Similar to all professions, when employed as a call agent, there is always room for improvement or a need for reassurance. However, since call agents play a key role in customer service, their superiors have to make sure to provide this feedback in a timely manner and on a orderly basis.
Make sure you are always monitoring your agents, and if you hear one make a mistake during a call, you should offer advice immediately about how they could have handled the the situation differently. This will increase the odds that a similar mistake will happen in a succeeding call. On the other hand, if you overhear an agent do something outstanding during a call, providing reassurance that they’re doing a good job will increase motivation. This positive reinforcement could be simple gestures such as a pat on the back or a thumbs up.
Another important part of giving feedback effectively is making sure to do so in the appropriate environment. Nothing is worse for an employee than to fear being embarrassed by a superior. Entrust that you have your employees best interests in mind when providing negative feedback. In addition, doing so in a private circumstance will put the employee at ease and make them more receptive to what you have to say.
With regards to positive feedback, no employee wants to see the same colleagues praised day in and day out. If there are “lead agents,” make sure they know who they are, but there’s no need to always make a big example of them. Instead, try to focus on those who are improving that don’t normally stand out.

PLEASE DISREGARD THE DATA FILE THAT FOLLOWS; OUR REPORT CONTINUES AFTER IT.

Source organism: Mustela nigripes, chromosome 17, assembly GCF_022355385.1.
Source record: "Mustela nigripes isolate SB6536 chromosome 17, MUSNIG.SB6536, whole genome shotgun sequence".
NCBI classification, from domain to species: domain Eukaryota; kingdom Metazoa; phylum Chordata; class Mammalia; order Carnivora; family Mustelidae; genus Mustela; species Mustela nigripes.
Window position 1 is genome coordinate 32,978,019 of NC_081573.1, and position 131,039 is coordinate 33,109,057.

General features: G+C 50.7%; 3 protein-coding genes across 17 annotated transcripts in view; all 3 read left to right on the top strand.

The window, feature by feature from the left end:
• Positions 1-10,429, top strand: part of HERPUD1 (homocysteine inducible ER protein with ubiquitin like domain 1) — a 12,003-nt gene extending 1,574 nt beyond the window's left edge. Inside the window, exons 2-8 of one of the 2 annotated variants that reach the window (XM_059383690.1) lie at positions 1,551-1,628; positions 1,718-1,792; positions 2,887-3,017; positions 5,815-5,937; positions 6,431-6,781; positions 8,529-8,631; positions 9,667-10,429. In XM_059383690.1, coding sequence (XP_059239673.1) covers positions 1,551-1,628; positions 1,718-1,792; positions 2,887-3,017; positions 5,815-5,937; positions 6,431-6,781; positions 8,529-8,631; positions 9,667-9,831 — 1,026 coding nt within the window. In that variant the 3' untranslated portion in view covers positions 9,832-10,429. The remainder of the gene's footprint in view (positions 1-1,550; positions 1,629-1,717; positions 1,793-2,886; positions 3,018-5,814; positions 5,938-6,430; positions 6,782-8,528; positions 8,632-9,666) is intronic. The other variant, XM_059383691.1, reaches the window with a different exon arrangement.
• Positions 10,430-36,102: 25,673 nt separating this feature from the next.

An important factor in providing feedback is to be specific. Regardless of whether it’s positive or negative, make sure there is always data and numbers involved so the agent can work towards a particular goal. Also include customer feedback and call recordings so employees can hear real examples of situations they could find themselves in, and thus, how to resolve them efficiently.
Use feedback as a tool to teach your employees and treat it as a learning experience. Instead of just telling the employees your thoughts, open up the floor for a conversation. This meaning that the agent feels comfortable enough to collaborate with you on a solution. As a superior, your ears should always be open to hear what your employees have to say about the situation. Maybe there is an issue on their end that you don’t necessarily know about because you don’t work among them. When both sides have voiced their suggestions, make a plan of action to ensure the matter gets resolved.
The final step when providing effective feedback is following up with your employees after changes have been put in place. Are they running into less issues? Are they beginning to solve more of their own problems? Are they finding new and improved ways to get leads? Running a successful call center revolves greatly around the whole team working together towards the same goal and learning from feedback to provide the best customer service possible.